The PW&A Rules as interpreted by the Notice are further described in the Wage Rate Requirements for Construction Act (formerly known as the Davis-Bacon Act) and the Department of Labor’s (DOL) implementing regulations. The statute and DOL’s regulation make it clear that in this case all laborers and mechanics performing construction, alteration, or repair work on the facility’s equipment (Covered Workers) must be paid consistent with the wage determination issued by DOL for that location. Foreman devoting more than 20% of their time during a workweek to mechanic or laborer duties should also be considered Covered Workers.
The taxpayer is initially deemed to satisfy the prevailing wage and apprenticeship requirements. This means that all of the work performed to place the facility in service up to August 1, 2023 are exempt from the PW&A Rules.
The PW&A Rules do apply for the five-year period beginning on the date the project is placed in service for any repairs or alterations. The DOL rules and guidance elaborate on the repair concept. It covers a range of activities excluding routine maintenance, including in some cases repainting and similar work. Failure to satisfy the PW&A Rules during this five-year period could result in recapture of part of the ITC.
PW&A Rules do not apply to employees of the taxpayer or its affiliates that are not Covered Workers. Thus, back-office functions such as clerical work, security guards, cleaners and other supporting employees should be excluded. However, work by an affiliate’s Covered Workers on pre-installation fabrication work on the hydrogen storage tanks and related equipment should be subject to these rules.
The taxpayer must comply with the PW&A Rules for Covered Workers if it wants to achieve the full 30% ITC. The answer is the same even if the repair work occurs at any time during the five-year period.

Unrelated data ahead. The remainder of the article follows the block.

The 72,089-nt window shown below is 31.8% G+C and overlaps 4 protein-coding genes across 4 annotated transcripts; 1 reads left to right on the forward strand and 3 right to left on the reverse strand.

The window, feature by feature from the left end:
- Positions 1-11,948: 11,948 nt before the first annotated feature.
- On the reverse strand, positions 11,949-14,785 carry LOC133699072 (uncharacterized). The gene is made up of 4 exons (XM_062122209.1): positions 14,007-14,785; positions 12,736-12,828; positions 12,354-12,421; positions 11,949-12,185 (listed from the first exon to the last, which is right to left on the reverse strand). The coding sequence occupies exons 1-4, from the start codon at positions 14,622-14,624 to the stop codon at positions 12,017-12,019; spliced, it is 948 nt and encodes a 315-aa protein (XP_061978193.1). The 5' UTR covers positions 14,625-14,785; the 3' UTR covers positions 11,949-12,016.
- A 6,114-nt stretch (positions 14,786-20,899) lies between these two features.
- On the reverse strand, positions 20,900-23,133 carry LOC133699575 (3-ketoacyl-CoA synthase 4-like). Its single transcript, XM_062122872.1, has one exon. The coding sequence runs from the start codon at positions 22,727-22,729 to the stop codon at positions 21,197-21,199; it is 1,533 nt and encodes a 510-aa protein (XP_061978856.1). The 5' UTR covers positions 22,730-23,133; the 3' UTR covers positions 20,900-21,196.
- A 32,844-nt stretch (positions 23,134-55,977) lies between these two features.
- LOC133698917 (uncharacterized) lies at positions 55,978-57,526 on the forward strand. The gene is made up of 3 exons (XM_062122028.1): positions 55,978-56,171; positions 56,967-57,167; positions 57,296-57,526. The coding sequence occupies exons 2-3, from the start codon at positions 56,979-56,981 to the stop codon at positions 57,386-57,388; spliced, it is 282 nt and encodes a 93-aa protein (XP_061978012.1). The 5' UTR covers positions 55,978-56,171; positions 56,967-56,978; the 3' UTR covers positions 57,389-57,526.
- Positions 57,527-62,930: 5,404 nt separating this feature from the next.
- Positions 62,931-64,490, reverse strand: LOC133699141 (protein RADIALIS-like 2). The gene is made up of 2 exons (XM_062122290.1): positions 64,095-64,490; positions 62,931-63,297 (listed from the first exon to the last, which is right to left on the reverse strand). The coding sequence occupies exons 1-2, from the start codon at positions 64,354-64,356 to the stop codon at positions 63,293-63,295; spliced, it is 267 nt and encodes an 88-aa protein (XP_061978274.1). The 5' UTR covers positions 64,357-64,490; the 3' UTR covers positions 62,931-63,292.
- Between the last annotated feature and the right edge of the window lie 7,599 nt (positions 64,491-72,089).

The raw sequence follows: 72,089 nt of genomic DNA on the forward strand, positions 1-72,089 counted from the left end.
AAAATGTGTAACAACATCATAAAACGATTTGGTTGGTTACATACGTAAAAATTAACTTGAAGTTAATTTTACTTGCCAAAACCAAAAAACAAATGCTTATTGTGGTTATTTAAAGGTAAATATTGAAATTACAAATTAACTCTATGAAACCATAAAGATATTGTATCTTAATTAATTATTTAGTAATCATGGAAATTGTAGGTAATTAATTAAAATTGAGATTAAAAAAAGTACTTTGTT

The taxpayer must ensure that laborers and mechanics employed by contractors and subcontractors in the construction, alteration or repair of a facility must be paid wages at not less than prevailing rates as determined by the Secretary of Labor. The taxpayer must also ensure that a certain percentage of all construction, alteration, and repair work on any eligible facility must be performed by qualified apprentices.
The wage determination requirements would apply not only to the employees of the taxpayer performing the work on the facility, but also to Covered Workers who may be employees of affiliates of the taxpayer, their subcontractors, and independent contractors performing the work. In addition, the apprenticeship requirements would apply to each of the taxpayer, its affiliates, their subcontractors, and independent contractors if they employ four or more Covered Workers. In that case, they must employ one or more qualified apprentices to perform the work. Once the apprenticeship requirements are applicable, qualified apprentices must perform 12.5% of the total labor hours for the work on the facility’s equipment that began in 2023.
If the taxpayer had begun construction on its facility after January 29, 2023, the project needs to fully comply with the PW&A Rules in order to receive the full 30% ITC.
The Act broke new ground for the Internal Revenue Code by effectively importing other concepts of federal law, including those from the Departments of Energy and Labor. This means many energy tax provisions require assistance from experts in other areas of federal law.
The centrality of the “facility” definition is a recurring theme in our H2ypotheticals. Depending on the facts, multiple storage sites could each be considered a facility even if co-located. Thus, failure to comply with the PW&A Rules, for example with respect to repair work at one facility, may be isolated to that one facility if other co-located sites are compliant.
For purposes of discussion, the fact patterns described above have been considerably simplified and many simplifying assumptions have been made. Readers should not construe the contents of this Hypothetical as legal, tax or other advice, and should consult their own tax or legal advisor as to legal, tax and other related matters concerning the Act.